FIG. 4 shows in a semi-schematic presentation a thermal electric switch 40 such as is known as far as its function is concerned, for protecting electric circuits against current overloads which are increasing slowly or suddenly and which have, instead of a conventional melting fuse, the thermal switch according to the invention together with a conventional resettable series fuse. The switch 40 is connected to the circuit to be protected (not shown) via the lens 430, 431.
In the switched-on condition shown, the current passes from the lead 430 via the fixed contact 43 to the contact arm 44 which can swing about the pivot 441 and is moved by the compression spring 442 and connected at 443 for interrupting the connection to the fixed contact 43, if the support of the contact arm 44 by the thrust arm 45 ceases.
The thrust arm 45 which is connected by the link 451 to the contact arm 44, carries at its lower end a pin, not visible in FIG. 4 which can slide in the cutout 453 of the angle arm 452 to the left if the angle arm 452 is rotated counterclockwise about the linkage 454. However, this rotation is blocked as long as the hookshaped end 461 of the intercept arm 46 rests against the intercept end 455 of the angle arm 452.
The intercept arm 46, pivoted about the joint 462, is held in the position shown in solid lines by the tension spring 463 as long as neither the series fuse 48 nor the thermal switch 49 is activated. If one of the switches 48, 49 goes into operation then the intercept arm 46 is swung clockwise against the action of the spring 463 into the position shown with broken lines and releases the angle arm 452 for rotation in a counterclockwise direction, so that the contact arm 44 is removed from the fixed contact 43 under the action of the spring 442 and the electrical connection between the leads 430, 431 is interrupted. This interrupting switching function can be initiated either by the series fuse 48 or by the thermal switch, both of which are connected to the contact arm 44 and the intercept arm 46 via the connecting lines 432, 433, 434.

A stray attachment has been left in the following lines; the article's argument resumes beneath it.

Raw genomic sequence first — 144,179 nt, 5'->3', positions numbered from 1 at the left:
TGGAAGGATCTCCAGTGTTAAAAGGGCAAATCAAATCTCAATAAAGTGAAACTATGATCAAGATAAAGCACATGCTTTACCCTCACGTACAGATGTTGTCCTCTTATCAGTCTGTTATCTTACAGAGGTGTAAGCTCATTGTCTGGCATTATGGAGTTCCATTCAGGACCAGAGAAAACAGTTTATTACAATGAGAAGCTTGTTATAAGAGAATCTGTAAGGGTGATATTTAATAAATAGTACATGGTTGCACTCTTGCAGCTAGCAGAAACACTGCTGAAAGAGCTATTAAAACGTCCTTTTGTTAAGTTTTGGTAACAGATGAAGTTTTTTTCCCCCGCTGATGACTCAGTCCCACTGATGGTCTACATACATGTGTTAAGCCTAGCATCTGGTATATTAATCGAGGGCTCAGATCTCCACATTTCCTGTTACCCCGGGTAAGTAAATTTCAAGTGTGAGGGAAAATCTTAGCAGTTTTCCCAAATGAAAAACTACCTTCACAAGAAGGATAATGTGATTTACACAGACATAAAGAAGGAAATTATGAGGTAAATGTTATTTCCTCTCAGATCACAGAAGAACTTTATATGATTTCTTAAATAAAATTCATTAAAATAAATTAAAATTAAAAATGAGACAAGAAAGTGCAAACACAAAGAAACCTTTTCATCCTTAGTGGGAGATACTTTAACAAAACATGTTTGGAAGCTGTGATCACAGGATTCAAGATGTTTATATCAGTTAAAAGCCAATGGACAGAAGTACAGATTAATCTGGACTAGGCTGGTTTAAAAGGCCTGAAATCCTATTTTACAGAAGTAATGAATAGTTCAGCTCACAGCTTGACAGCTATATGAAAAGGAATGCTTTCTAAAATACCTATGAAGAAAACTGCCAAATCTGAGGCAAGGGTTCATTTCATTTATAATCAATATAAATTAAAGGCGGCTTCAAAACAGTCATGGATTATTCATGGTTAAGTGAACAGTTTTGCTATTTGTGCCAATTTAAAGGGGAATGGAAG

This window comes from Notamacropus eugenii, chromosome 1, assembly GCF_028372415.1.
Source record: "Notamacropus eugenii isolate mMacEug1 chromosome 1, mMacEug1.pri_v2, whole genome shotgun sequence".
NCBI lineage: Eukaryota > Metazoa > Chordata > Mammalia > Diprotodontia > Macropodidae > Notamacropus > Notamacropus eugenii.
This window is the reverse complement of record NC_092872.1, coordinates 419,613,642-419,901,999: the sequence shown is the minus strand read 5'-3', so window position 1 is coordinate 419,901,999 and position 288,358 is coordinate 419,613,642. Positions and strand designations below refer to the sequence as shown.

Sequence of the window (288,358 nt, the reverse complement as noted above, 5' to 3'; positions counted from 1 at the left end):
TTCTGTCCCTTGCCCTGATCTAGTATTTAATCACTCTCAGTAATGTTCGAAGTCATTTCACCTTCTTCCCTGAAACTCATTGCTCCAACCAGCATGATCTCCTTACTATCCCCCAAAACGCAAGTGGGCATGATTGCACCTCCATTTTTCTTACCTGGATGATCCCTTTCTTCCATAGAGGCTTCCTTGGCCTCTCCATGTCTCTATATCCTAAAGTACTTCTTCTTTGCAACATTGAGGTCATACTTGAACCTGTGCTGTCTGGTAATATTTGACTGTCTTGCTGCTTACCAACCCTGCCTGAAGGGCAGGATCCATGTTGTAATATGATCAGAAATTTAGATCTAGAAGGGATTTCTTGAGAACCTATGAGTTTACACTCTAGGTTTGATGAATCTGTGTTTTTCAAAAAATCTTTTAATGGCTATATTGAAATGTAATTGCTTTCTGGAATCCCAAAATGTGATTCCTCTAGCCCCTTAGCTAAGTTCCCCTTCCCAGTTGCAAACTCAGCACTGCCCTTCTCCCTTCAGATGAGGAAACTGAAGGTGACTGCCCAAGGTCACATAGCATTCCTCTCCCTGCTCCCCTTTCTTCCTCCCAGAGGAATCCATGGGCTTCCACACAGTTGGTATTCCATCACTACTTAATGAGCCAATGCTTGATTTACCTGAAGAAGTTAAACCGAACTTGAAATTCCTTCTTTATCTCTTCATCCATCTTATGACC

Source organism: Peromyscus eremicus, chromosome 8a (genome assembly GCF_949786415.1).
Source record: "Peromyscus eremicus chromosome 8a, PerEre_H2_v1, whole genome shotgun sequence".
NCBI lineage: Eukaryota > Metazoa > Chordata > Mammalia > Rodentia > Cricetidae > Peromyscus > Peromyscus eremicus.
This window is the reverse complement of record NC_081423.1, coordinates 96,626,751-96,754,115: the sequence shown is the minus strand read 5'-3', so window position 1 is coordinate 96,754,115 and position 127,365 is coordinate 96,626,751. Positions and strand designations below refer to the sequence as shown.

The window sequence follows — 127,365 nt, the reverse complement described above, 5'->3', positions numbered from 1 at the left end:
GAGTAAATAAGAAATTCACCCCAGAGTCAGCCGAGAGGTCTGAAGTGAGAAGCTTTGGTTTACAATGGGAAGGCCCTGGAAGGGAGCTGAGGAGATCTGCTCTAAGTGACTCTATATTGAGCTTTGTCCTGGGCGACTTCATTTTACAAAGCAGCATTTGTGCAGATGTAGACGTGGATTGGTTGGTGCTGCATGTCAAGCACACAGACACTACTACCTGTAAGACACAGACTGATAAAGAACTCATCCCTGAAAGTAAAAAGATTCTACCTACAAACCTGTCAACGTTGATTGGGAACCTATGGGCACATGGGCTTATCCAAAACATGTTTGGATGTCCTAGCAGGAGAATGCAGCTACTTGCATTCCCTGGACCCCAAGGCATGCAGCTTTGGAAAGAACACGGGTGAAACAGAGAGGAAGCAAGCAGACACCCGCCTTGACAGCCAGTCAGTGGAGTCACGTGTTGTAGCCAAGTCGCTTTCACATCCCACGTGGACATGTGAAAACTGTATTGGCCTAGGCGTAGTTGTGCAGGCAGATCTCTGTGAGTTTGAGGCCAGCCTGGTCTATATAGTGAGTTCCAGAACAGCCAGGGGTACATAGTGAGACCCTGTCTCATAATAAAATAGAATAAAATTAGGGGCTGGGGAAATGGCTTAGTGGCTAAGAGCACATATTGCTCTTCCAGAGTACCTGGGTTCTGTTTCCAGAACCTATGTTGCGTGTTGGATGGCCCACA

The series fuse 48, for instance, a conventional magnetic or bimetal switch which can rotate the intercept arm 46 via a mechanical coupling 481, causes the switch 40 to open if the current flowing through it exceeds a first critical value corresponding to a normal overcurrent. If the angle arm 452 is released by the intercept arm 46 in the event that the series fuse 48 is triggered, the guide pin at the lower end of the thrust arm 45 slides in the cutout 453 to the left; this, in addition to the above-explained removing of the contact arm 44 from the fixed contact 43 also moves the resetting lever 47 about a joint 471, into an "off" position not shown. The resetting lever 47 is under the tension of a spring 472 and is connected via the movable link 475 to the one end of the thrust arm 474, the other end of which is connected by the movable link 476 to the thrust arm 45. If the lower end of the latter with the guide pin is deflected in the cutout 453 to the left and the switch 40 is opened, the resetting lever 47 is moved counterclockwise into the "off" position. However, the switch 40 can be switched on again by means of the resetting lever as soon as the intercept arm 46 has returned upon resetting of the series fuse 48 into that position in which it can engage the end 455 of the angle arm 452.